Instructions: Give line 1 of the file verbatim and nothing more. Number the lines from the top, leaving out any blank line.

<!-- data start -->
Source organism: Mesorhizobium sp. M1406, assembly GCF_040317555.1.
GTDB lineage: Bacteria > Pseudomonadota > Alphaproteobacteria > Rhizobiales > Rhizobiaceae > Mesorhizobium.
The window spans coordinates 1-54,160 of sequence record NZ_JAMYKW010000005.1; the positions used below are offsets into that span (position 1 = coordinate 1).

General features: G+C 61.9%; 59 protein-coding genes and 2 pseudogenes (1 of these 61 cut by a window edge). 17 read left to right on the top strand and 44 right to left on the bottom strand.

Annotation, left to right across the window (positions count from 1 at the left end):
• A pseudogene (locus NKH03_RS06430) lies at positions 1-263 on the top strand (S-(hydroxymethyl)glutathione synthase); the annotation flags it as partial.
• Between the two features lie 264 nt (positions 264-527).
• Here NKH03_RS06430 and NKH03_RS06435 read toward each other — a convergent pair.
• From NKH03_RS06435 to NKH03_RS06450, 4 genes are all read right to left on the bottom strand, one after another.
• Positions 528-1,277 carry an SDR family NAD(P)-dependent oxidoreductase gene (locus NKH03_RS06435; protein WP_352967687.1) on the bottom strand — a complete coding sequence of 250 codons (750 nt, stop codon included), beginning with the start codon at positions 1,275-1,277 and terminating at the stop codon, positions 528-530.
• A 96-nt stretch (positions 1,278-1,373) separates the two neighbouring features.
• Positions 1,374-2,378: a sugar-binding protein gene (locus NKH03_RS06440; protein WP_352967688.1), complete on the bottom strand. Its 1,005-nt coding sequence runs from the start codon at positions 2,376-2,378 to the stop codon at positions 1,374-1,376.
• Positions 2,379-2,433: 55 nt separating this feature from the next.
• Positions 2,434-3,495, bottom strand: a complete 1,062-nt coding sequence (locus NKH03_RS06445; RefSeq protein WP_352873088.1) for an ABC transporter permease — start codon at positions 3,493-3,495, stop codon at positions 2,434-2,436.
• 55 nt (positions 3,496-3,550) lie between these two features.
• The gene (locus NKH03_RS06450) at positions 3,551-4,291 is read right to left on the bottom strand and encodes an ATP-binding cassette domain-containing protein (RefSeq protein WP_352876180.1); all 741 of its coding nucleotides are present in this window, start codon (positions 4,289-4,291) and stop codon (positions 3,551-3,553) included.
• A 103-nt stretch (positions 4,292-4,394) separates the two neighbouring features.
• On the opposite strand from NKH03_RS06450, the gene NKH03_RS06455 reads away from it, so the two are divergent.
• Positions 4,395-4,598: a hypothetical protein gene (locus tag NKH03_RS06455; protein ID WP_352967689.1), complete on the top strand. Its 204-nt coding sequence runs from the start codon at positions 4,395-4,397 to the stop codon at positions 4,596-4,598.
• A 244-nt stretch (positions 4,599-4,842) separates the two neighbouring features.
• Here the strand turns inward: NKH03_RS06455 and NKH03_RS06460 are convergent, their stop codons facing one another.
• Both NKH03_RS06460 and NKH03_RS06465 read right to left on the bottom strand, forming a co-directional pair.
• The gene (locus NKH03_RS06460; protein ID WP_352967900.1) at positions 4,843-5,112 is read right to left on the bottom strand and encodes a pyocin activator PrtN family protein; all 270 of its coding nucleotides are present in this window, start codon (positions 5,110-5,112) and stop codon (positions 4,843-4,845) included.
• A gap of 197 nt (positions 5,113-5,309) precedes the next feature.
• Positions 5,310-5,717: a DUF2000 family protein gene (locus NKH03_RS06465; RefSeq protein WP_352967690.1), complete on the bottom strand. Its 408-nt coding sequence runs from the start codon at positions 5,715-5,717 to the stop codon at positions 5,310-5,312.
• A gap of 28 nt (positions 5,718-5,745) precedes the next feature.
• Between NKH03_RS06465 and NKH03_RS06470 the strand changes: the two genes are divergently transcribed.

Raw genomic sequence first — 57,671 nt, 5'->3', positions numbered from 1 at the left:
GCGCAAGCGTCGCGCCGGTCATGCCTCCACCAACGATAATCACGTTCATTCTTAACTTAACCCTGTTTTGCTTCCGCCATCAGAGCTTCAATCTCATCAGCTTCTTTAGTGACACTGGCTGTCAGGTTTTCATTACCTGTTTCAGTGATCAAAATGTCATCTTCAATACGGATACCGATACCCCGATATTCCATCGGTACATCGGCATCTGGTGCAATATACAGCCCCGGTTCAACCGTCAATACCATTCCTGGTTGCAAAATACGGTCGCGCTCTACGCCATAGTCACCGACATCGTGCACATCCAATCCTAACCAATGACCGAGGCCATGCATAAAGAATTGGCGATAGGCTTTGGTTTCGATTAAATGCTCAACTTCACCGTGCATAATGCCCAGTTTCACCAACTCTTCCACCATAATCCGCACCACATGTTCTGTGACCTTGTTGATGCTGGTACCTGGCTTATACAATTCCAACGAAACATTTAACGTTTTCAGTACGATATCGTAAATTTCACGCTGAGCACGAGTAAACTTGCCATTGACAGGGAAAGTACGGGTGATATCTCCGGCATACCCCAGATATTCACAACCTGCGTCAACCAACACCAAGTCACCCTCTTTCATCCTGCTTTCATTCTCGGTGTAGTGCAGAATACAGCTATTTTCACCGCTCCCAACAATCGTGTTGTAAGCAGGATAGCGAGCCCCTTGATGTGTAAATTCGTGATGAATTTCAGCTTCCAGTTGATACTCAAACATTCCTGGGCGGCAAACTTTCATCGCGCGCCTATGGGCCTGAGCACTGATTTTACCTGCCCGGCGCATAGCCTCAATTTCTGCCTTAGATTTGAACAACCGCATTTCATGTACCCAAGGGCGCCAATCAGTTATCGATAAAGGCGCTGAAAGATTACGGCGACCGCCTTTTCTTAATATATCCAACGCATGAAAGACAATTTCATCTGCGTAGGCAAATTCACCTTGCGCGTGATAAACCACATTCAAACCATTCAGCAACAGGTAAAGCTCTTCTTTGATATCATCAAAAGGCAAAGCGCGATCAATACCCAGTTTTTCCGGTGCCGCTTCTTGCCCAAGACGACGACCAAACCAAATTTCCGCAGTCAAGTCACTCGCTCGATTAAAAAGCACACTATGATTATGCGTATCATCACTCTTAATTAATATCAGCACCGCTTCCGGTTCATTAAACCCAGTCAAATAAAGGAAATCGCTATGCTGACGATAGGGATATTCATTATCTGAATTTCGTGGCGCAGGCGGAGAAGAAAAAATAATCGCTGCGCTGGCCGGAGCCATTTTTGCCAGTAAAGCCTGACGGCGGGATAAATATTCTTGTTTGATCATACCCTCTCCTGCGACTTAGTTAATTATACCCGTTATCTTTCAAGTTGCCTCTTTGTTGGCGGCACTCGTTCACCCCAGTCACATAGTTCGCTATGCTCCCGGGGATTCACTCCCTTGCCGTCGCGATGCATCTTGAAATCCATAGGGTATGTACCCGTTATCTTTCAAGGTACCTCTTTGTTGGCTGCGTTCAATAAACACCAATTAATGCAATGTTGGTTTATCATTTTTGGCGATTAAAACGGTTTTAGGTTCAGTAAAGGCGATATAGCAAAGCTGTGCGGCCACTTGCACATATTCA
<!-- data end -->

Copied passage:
Source organism: Mesorhizobium sp. M1406, assembly GCF_040317555.1.